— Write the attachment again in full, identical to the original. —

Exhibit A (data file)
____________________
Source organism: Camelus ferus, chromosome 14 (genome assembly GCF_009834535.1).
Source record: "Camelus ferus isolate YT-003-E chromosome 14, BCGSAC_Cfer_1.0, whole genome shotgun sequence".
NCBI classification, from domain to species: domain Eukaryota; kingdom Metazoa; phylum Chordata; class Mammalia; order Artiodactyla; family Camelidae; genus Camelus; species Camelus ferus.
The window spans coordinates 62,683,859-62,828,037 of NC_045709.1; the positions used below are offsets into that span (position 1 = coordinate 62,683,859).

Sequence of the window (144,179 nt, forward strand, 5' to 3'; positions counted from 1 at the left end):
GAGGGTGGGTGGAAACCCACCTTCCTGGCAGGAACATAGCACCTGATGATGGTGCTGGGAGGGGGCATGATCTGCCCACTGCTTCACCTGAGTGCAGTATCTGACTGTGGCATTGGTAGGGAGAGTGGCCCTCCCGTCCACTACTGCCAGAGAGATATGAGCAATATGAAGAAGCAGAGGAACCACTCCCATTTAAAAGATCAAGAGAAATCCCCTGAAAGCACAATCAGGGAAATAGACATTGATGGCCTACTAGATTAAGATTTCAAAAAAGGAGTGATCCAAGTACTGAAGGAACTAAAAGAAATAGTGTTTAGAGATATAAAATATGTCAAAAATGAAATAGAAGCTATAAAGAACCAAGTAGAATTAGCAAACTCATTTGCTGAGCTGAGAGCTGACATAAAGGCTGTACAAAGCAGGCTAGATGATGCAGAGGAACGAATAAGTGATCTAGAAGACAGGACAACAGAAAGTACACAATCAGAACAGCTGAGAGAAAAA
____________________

Source organism: Camelus ferus, chromosome 14 (genome assembly GCF_009834535.1).
Source record: "Camelus ferus isolate YT-003-E chromosome 14, BCGSAC_Cfer_1.0, whole genome shotgun sequence".
NCBI classification, from domain to species: domain Eukaryota; kingdom Metazoa; phylum Chordata; class Mammalia; order Artiodactyla; family Camelidae; genus Camelus; species Camelus ferus.
The window spans coordinates 62,683,859-62,828,037 of NC_045709.1; the positions used below are offsets into that span (position 1 = coordinate 62,683,859).

Sequence of the window (144,179 nt, forward strand, 5' to 3'; positions counted from 1 at the left end):
GAGGGTGGGTGGAAACCCACCTTCCTGGCAGGAACATAGCACCTGATGATGGTGCTGGGAGGGGGCATGATCTGCCCACTGCTTCACCTGAGTGCAGTATCTGACTGTGGCATTGGTAGGGAGAGTGGCCCTCCCGTCCACTACTGCCAGAGAGATATGAGCAATATGAAGAAGCAGAGGAACCACTCCCATTTAAAAGATCAAGAGAAATCCCCTGAAAGCACAATCAGGGAAATAGACATTGATGGCCTACTAGATTAAGATTTCAAAAAAGGAGTGATCCAAGTACTGAAGGAACTAAAAGAAATAGTGTTTAGAGATATAAAATATGTCAAAAATGAAATAGAAGCTATAAAGAACCAAGTAGAATTAGCAAACTCATTTGCTGAGCTGAGAGCTGACATAAAGGCTGTACAAAGCAGGCTAGATGATGCAGAGGAACGAATAAGTGATCTAGAAGACAGGACAACAGAAAGTACACAATCAGAACAGCTGAGAGAAAAA